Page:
IBM Corp. announced the first blade server based on its Power6 processor today, and the imminent availability of...
its AIX 6 Unix operating system.
The JS22 Express blade has two dual-core Power6 processors running at 4 GHz and supporting up to 32 GB of RAM. Pricing starts at $6,129, according to the IBM Power blade site. It fits into a BladeCenter H or BladeCenter HT chassis, which hold 14 and 12 blades in 9-U or 12-U configurations, respectively.
For the immediate future, the JS22 blade can run AIX 5.3, AIX 6, Red Hat Enterprise Linux or Novell Inc.'s SUSE. Scott Handy, IBM's VP of marketing and strategy for Power Systems, said i5/OS will be available on the blade in the first half of next year.
Meanwhile, AIX 6 becomes generally available Friday, Nov. 9, ending a four-month beta period during which 700 customers downloaded the operating system, Handy said.
Among several new features of AIX, the one IBM has touted the most is virtualization.
AIX 6's new virtualization feature is called Workload Partitions (WPARs), also known as Live Application Mobility. With WPARs, applications gain logical security and administrative isolation from one another while still running on the same instance of AIX. In this manner, IT managers can keep the number of AIX operating system instances to a minimum while still allowing them to consolidate application workloads onto a single server.
AIX 6 WPARs goes hand in hand with a new feature of the Power6 processor called Live Partition Mobility. This feature enables users to move an entire hardware partition -- operating system and applications -- from one physical machine to another without incurring downtime.
Because Live Partition Mobility is a feature of Power6, it can work with operating systems other than AIX, such as Linux. Handy said the company is exploring the idea of porting it to i5/OS.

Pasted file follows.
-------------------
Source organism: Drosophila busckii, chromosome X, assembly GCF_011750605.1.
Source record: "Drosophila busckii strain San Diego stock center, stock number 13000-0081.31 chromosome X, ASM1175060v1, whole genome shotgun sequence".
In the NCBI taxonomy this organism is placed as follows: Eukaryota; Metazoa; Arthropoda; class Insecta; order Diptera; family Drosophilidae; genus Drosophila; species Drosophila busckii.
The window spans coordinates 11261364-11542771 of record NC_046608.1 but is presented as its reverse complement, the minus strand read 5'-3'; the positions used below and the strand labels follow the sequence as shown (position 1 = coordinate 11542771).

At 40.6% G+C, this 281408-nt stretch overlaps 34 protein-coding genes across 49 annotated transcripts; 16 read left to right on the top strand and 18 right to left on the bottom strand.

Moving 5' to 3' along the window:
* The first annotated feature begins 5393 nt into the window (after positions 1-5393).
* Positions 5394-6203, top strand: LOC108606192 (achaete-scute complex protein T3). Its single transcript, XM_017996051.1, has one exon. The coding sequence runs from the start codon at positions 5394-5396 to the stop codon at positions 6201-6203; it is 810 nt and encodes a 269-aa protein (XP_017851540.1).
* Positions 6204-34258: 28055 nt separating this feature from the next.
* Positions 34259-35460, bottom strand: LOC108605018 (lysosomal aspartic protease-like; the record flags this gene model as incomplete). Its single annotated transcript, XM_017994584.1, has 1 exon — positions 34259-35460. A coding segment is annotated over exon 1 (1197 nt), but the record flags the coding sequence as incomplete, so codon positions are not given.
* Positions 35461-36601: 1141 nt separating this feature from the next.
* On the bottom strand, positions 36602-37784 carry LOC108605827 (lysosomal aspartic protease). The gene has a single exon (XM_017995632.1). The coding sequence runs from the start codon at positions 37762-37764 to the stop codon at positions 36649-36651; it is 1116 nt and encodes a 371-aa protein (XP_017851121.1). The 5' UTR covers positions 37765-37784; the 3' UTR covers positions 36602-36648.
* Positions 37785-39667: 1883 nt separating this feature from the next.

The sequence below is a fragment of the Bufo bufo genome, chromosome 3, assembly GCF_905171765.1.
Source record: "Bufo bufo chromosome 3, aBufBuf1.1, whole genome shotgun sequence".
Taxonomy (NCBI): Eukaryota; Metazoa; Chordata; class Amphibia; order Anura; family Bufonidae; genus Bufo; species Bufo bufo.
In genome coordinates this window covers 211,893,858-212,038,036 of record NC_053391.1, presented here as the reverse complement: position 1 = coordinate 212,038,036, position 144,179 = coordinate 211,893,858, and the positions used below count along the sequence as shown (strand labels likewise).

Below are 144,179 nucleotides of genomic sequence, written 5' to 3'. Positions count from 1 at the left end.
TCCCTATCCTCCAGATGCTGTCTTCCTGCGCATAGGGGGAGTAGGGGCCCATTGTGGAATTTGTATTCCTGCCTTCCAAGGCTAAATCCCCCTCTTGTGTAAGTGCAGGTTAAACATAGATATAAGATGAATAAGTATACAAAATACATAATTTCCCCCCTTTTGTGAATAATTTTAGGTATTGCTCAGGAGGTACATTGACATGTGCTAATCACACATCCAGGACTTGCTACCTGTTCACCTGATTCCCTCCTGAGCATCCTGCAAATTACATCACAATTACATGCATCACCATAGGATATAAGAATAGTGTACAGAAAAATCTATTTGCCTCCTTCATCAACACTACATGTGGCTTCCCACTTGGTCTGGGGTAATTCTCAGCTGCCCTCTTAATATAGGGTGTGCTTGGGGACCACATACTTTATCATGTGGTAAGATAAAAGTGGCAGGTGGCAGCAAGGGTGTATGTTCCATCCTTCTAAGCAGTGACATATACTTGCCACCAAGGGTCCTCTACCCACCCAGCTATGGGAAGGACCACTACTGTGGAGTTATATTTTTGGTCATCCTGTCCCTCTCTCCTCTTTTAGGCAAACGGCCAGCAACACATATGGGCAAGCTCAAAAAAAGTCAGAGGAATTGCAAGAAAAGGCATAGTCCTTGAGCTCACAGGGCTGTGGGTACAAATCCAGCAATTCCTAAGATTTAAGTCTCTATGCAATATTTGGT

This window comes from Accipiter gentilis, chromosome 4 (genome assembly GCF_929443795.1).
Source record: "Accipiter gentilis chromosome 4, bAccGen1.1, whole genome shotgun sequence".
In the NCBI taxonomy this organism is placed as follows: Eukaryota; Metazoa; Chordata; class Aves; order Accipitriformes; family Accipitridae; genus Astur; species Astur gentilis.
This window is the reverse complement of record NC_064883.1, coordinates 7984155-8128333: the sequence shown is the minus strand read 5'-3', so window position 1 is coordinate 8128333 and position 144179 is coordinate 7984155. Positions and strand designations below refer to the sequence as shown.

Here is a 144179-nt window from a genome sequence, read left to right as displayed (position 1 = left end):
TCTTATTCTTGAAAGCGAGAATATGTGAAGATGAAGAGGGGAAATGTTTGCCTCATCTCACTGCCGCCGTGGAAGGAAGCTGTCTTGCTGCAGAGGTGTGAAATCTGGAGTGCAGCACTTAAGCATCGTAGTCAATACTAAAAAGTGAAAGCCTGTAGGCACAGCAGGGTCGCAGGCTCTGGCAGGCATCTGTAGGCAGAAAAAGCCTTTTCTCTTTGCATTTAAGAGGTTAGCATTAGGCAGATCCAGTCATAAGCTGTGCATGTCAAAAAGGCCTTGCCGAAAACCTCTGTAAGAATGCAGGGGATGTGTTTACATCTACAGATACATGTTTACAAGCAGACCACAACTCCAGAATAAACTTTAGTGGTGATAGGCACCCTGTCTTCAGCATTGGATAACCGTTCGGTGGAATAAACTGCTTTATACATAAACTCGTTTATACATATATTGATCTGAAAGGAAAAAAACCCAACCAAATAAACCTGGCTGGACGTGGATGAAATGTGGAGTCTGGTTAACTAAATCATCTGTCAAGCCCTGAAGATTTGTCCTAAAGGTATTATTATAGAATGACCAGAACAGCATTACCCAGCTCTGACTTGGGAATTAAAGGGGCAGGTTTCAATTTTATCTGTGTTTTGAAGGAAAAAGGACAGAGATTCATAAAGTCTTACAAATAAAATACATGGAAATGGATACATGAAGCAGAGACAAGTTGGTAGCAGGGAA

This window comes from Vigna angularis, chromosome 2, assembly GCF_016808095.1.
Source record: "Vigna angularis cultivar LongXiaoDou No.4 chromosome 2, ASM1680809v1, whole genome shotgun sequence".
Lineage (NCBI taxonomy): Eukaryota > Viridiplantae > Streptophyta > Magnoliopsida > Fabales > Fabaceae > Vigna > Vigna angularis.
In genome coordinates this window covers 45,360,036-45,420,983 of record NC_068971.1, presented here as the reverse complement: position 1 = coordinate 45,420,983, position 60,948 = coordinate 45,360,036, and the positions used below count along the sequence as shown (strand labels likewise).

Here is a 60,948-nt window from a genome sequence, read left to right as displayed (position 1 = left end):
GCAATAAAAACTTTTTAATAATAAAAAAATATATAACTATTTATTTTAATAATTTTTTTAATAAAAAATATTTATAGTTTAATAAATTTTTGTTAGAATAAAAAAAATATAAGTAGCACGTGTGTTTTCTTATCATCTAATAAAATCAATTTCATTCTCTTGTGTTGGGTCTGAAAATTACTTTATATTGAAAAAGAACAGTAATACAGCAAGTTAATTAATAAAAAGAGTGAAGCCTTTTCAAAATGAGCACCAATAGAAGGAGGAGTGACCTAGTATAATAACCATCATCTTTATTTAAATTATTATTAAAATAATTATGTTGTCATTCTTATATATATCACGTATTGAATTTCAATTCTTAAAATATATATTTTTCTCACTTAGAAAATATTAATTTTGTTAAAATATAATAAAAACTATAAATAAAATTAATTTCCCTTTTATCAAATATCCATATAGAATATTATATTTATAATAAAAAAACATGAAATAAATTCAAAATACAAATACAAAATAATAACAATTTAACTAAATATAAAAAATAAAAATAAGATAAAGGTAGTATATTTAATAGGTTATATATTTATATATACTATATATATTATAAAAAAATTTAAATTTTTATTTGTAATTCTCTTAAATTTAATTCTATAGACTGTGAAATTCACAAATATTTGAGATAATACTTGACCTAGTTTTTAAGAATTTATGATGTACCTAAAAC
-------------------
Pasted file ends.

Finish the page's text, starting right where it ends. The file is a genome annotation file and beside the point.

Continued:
IBM doesn't claim that being able to move workloads around dynamically is unique, said Charles King, an analyst at Hayward, Calif.-based research firm Pund-IT Inc. "You can use a combination of VMware, VMotion and some hardware platforms to achieve much the same thing." But it may be unique for non-x86 platforms. "I don't think any other RISC or Unix vendor has that at this point."
Other features of AIX 6 include role-based access controls and encryption that protects data managed at the file-system level.
IBM BladeCenter vs. HP BladeSystem
IBM's main competitor for blade servers is Hewlett-Packard Co., which holds about 47% of the blade market share, compared with IBM's 32%, according to recent numbers from Framingham, Mass.-based research firm IDC. Like IBM, a single HP chassis can also support blades with both x86 and RISC/EPIC processors.
But for now, IBM appears to have focused on a more upscale market for its Power6 blades, as they only run within IBM's higher-end BladeCenter H and HT chasses, and not on IBM BladeCenter E, a cheaper chassis with fewer networking capabilities. But compared with HP's BladeSystem chassis, the BladeCenter H chassis has a density advantage, with support for up to 14 Power6 blades in a 9-U envelope, compared with only eight HP Itanium-based Integrity blades in a 10-U space.
The combination of performance and density has made IBM's Power blade servers popular in the high-performance computing space, said King, although it's possible JS22's appeal could spread to retail and finance sectors.
"I think right now [IBM will] probably stick with the current setup," King said. "There may be a time when they support the JS22 in an E chassis, but it really becomes a dollar-and-cents issue -- whether or not they feel that there's enough commercial interest out there."